Even in Nagatacho, the epicenter of Japanese politics, telling a lie in public is considered ethically unacceptable for a politician — at least officially.

But it’s a widely held belief that there are two exceptions: politicians can fib about their health and obfuscate about dissolving the Lower House to call a snap election.

Indeed, many prime ministers have lied about their intentions and suddenly dissolved the chamber for a snap election, often catching opposition parties unprepared.

The prime minister has the power to dissolve the Lower House at any time, and calling an election that gives the ruling camp an advantage is considered a sound tactic.

This belief has added fuel to now widespread speculation that Prime Minister Shinzo Abe may dissolve the chamber as early as next week — most likely after Monday — despite his public denial.

On Sunday, the Yomiuri Shimbun reported that Abe was considering dissolving the Lower House and calling a snap election if he were to delay the plan to hike the consumption tax next October to 10 percent.

If Abe does dissolve the Lower House, an election could be held on Dec. 14 or Dec. 21, the Yomiuri reported, citing several informed sources. Later in the day, Abe denied the reports, saying he is “not at all considering” such a move.

Still, major parties have already began hustling to prepare for a possible election.

“An early election scenario before the end of the year has been reported. We have no choice but to consider preparing accordingly,” Komeito leader Natsuo Yamaguchi told a news conference Tuesday.

Calling an election in or after next spring, as initially anticipated, might be a tougher road for Abe since a number of controversial administration-sponsored bills will be submitted to the Diet. He is also expected to make a decision on the contentious issue of restarting some of reactors suspended after the outbreak of the Fukushima nuclear crisis.

Meanwhile, Abe’s Liberal Democratic Party has continued to maintain far higher rates of support than the opposition, adding credibility to speculation he is favoring an early election.

According to the latest NHK poll, conducted from Friday through Sunday, the approval rating for the Cabinet fell 8 points to 44 percent while the disapproval rating jumped 4 points to 38 percent from the month before.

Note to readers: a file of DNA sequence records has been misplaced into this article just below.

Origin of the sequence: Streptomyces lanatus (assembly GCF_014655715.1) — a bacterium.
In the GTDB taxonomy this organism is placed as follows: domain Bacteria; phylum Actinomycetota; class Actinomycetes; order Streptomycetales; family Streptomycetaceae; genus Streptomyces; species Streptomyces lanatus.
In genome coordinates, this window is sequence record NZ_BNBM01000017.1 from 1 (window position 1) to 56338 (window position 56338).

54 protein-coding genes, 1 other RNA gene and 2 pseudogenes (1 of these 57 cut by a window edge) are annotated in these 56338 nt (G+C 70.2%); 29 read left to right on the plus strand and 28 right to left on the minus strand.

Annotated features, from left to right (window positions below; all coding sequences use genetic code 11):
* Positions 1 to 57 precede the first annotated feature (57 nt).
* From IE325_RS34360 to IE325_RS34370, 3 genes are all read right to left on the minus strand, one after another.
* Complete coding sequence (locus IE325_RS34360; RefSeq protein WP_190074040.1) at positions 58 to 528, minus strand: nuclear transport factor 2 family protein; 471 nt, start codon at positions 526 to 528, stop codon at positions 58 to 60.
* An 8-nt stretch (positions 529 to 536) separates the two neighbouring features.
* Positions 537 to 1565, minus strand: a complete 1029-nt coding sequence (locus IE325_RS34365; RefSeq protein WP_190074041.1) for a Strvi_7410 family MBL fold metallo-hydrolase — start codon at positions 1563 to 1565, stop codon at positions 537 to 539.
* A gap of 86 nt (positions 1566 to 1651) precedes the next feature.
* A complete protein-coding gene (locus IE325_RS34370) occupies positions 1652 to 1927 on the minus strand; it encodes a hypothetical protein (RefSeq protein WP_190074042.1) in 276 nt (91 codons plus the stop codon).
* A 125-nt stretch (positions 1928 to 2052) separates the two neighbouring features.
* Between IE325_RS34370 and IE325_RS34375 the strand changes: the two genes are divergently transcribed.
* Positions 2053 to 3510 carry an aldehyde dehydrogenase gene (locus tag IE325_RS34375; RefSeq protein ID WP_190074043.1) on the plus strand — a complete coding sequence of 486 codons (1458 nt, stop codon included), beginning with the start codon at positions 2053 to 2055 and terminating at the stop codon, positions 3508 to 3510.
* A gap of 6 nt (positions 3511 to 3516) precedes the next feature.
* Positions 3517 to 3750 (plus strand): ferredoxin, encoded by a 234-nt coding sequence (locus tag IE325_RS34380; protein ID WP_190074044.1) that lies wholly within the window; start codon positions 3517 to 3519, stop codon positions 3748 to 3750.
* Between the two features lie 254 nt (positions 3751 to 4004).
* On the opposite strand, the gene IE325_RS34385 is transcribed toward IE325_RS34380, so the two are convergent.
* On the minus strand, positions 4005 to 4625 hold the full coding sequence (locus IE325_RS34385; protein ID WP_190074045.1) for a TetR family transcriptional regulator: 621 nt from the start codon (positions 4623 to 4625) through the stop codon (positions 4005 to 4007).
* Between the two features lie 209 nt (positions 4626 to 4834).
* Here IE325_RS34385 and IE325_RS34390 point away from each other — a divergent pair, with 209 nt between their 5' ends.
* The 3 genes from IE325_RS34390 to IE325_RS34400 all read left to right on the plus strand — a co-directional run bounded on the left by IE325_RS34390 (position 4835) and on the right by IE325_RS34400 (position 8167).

The same poll, however, showed the LDP still enjoying a support rate of 36.6 percent, while the Democratic Party of Japan, the largest opposition force, garnered a meager 7.9 percent, followed by the Japanese Communist Party with 3.5 percent, Komeito with 2.2 percent and Ishin no To (Japan Innovation Party) at 1.2 percent.

“(An early election) would definitely favor the LDP, which now boasts a support rate more than three times higher than that of the DPJ,” said Hiroshi Miura, an election analyst who also runs the Tokyo-based election consulting firm Ask Co.

“The only scenario in which opposition parties can beat the LDP is if they were to combine all their forces, from the DPJ to the Japanese Communist Party. But that is impossible,” he said.

Instead, the opposition camp appears unprepared for any national election.

The DPJ, which has now 56 Lower House members, has already decided on about 130 candidates for the next general election.

But according to media reports, candidates from other opposition parties are expected to face off against DPJ members in more than 50 districts, which would split the anti-LDP vote and likely lead to the opposition, as a whole, losing seats in the Lower House.

What’s more, opposition leaders have yet to start “election cooperation” talks to create common policy proposals and avoid overlapping candidates in certain districts. Observers say Abe may be willing to take advantage of this lack of preparedness.

The critical decision may come soon after next Monday, when the first preliminary data on gross domestic product for the July-September period is to be released. Abe is also due to return that day from a whirlwind overseas diplomatic tour.

Abe and Chief Cabinet Secretary Yoshihide Suga have repeatedly said that the prime minister will decide whether to go ahead with next fall’s consumption tax hike after the second preliminary data on GDP is released Dec. 8.

But speculation is running high that if the preliminary data shows a significant drop in GDP, Abe may use that as a pretext to postpone the tax hike plan and to call a snap poll as well, claiming that voters should judge the decision to postpone the tax hike amid the weak data.

Polls have suggested that voters would likely approve of such a decision, although international concerns over Japan’s snowballing public debt would only further increase without a tax hike.

According to a poll conducted Nov. 8 and 9 by the Asahi Shimbun, 67 percent of 1,898 respondents said they are opposed to the tax hike, while 24 percent supported the idea.

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